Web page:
Pharmacies offer overall better prices on open-selling medicines, according to a new report from Choice – as well as better customer service.
Choice compared the prices of common medicines available in supermarkets, including painkillers, sinus medication, cough, cold and flu medicines, hayfever treatments, indigestion remedies, anti-diarrhoeals and low-dose aspirin to the drugs’ prices in pharmacies.
“In general, pharmacies equalled or beat supermarkets on price when comparing brand for brand, and with larger pack sizes available in pharmacies, the price per dose was even cheaper,” wrote author Karina Bray, Choice’s senior content producer – health.
Online and big-box discount pharmacies tended to offer better prices than smaller pharmacies, the report says.
“For the occasional dose of painkiller, antihistamine or antidiarrhoeal, when you’re not bothered about spending a little more, supermarkets offer the convenience of one-stop shopping and often extended hours,” says Choice.
The report highlights that generics offer greater savings compared to the brands sold in supermarkets, with the exception of generic ibuprofen, which was cheaper in supermarkets.
“More effective active ingredients, stronger doses, and a broader range of medicines for many conditions are available in pharmacies,” the report says.
“Finally, while we weren’t investigating customer service issues, we noted that in the pharmacies we went to, we were often offered assistance, usually by more than one person.
“There may be better options than the specific medication you’re considering, so it’s worth asking for advice.”
The report found that:
- Panadol 20s were often, but not always, cheaper in supermarkets, but the larger pack sizes in pharmacy made it a more economic choice. Herron paracetamol tended to be cheaper in supermarkets, with the exception of the pharmacy-only 60 pack.
- Supermarket generic paracetamol was “a lot cheaper than Panadol” but Choice found a pack of 100 Panamax for less than $2 in pharmacy was one of the cheapest analgesics available.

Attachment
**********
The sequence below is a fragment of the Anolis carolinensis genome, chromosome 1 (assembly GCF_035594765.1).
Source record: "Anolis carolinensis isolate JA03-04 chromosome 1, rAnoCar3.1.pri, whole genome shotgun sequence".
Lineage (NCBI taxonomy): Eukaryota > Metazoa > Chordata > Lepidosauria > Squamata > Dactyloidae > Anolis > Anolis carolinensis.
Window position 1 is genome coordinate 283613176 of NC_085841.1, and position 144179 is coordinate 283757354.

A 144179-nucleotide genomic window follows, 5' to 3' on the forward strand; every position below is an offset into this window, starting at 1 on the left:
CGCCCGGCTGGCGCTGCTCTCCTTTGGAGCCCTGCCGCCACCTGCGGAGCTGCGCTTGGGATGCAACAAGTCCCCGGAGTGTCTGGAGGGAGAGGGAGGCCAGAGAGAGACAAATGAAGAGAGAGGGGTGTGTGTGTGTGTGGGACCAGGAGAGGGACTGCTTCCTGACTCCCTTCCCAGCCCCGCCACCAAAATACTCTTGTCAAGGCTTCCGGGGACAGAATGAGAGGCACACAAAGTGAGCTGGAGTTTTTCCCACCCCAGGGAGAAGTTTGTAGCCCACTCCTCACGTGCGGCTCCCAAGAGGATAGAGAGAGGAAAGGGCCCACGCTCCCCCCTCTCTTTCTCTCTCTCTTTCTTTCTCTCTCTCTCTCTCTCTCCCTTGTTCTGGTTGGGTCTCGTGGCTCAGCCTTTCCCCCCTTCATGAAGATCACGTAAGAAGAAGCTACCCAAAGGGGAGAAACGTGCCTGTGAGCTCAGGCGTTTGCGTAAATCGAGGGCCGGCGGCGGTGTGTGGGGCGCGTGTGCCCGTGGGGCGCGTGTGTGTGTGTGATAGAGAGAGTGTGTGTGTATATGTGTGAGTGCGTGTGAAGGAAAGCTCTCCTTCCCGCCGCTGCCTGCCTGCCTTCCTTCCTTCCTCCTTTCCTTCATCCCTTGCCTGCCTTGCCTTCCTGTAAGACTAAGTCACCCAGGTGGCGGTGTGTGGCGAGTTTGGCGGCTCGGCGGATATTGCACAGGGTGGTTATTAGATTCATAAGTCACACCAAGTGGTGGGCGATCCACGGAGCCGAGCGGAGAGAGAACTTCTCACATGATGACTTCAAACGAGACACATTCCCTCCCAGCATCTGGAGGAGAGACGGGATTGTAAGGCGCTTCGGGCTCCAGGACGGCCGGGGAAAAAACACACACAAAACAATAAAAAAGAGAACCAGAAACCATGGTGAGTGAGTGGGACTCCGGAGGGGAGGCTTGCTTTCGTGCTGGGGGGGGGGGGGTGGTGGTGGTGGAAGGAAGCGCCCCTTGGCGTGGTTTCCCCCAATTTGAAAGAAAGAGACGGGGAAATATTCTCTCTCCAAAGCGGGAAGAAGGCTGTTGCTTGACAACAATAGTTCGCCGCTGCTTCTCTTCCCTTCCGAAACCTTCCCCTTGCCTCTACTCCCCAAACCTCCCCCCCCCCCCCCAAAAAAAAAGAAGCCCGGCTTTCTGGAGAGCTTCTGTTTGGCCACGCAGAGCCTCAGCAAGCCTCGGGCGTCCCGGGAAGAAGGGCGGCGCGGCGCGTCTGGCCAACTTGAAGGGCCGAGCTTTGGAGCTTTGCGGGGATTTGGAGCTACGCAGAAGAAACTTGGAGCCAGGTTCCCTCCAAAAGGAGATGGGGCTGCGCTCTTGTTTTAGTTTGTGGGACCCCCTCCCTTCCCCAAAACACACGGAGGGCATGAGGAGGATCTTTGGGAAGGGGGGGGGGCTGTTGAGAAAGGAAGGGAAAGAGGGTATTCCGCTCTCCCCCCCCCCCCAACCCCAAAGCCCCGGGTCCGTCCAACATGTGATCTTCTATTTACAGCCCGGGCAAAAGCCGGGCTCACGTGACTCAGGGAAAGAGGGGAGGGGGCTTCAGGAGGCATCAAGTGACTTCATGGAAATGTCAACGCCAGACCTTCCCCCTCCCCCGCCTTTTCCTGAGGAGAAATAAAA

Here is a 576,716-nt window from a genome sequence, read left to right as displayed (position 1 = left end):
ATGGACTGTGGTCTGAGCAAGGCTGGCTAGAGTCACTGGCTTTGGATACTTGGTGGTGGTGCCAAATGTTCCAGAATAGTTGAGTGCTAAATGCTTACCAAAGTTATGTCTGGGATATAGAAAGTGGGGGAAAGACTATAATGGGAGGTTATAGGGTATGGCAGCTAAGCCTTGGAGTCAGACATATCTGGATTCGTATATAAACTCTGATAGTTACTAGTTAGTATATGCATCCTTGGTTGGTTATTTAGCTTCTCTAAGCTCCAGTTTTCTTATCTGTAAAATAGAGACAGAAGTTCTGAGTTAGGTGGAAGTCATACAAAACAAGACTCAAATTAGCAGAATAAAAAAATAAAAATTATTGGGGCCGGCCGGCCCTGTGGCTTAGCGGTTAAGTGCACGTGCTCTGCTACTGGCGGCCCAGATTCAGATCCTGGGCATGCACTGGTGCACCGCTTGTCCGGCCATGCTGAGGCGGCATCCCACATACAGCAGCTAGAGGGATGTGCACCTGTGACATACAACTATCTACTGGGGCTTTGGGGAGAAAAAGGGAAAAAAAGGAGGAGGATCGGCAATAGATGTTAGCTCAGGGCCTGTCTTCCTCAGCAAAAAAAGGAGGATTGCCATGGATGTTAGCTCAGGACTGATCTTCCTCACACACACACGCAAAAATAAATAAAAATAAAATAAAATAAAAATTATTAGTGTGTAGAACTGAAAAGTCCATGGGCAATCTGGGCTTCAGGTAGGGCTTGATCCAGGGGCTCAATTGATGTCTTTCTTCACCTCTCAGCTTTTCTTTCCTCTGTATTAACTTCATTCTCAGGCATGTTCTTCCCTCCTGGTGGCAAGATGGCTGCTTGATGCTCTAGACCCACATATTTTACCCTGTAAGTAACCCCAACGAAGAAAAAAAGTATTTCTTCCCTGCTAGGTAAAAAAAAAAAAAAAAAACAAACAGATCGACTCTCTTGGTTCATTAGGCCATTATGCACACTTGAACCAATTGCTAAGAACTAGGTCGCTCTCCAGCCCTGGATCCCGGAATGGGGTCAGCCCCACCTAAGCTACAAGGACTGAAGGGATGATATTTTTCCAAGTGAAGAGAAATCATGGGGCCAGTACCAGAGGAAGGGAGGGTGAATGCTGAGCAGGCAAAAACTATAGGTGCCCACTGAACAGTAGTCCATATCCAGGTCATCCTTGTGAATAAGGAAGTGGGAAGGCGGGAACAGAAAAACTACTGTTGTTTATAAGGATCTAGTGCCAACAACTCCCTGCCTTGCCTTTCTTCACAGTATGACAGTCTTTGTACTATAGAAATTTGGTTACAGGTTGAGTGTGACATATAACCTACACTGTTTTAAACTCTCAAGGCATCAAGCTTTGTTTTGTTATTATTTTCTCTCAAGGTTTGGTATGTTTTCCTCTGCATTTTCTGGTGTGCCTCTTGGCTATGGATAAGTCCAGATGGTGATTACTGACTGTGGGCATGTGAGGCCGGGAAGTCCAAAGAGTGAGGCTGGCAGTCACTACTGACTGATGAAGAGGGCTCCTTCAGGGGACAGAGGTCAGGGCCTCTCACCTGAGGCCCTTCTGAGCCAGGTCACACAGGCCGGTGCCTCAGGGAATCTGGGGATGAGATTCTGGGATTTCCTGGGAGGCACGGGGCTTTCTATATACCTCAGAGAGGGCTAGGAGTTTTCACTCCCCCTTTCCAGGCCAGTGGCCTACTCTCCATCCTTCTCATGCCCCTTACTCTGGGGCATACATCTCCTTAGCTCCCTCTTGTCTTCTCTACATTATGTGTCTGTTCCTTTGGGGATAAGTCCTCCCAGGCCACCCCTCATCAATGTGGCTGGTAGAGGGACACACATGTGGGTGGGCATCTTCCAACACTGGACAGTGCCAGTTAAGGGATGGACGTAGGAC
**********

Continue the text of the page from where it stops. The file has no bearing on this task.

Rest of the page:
- Nurofen tended to be cheaper in pharmacy, especially with bigger packs, though generic ibuprofen was cheapest in supermarkets.
- Sinus medication tended to be cheaper in pharmacies, apart from Panadol Sinus at Aldi at a similar price to pharmacies; however the report highlights that pharmacies have “the option of potentially more effective treatments” with Sudafed containing pseudephedrine at a similar price to supermarket PE products.
- Robitussin cough medicines were similarly priced in pharmacies and supermarkets, with the exception of the notably-cheaper Chemist Warehouse; the other cough, cold and flu products were more expensive in supermarkets.
- Supermarket antihistamines can cost more than a dollar a day, the report found – whereas pharmacy packs, especially larger packs and generics, offer greater savings.
- Mylanta and Quick-Eze were slightly cheaper in supermarkets, while Zantac 12 Hour Action was cheaper and larger pack sizes available; the report also noted the availability of Zantac Extra 24 Hour Action in pharmacies.
- Imodium was slightly cheaper in pharmacy, especially in large pack sizes; some cheaper brands in pharmacies “were less than half the price of Imodium”.
- Low-dose aspirin was available in 28-packs in supermarkets for around $3, and 84 for around $9; packs of 112 were around $3 in pharmacy.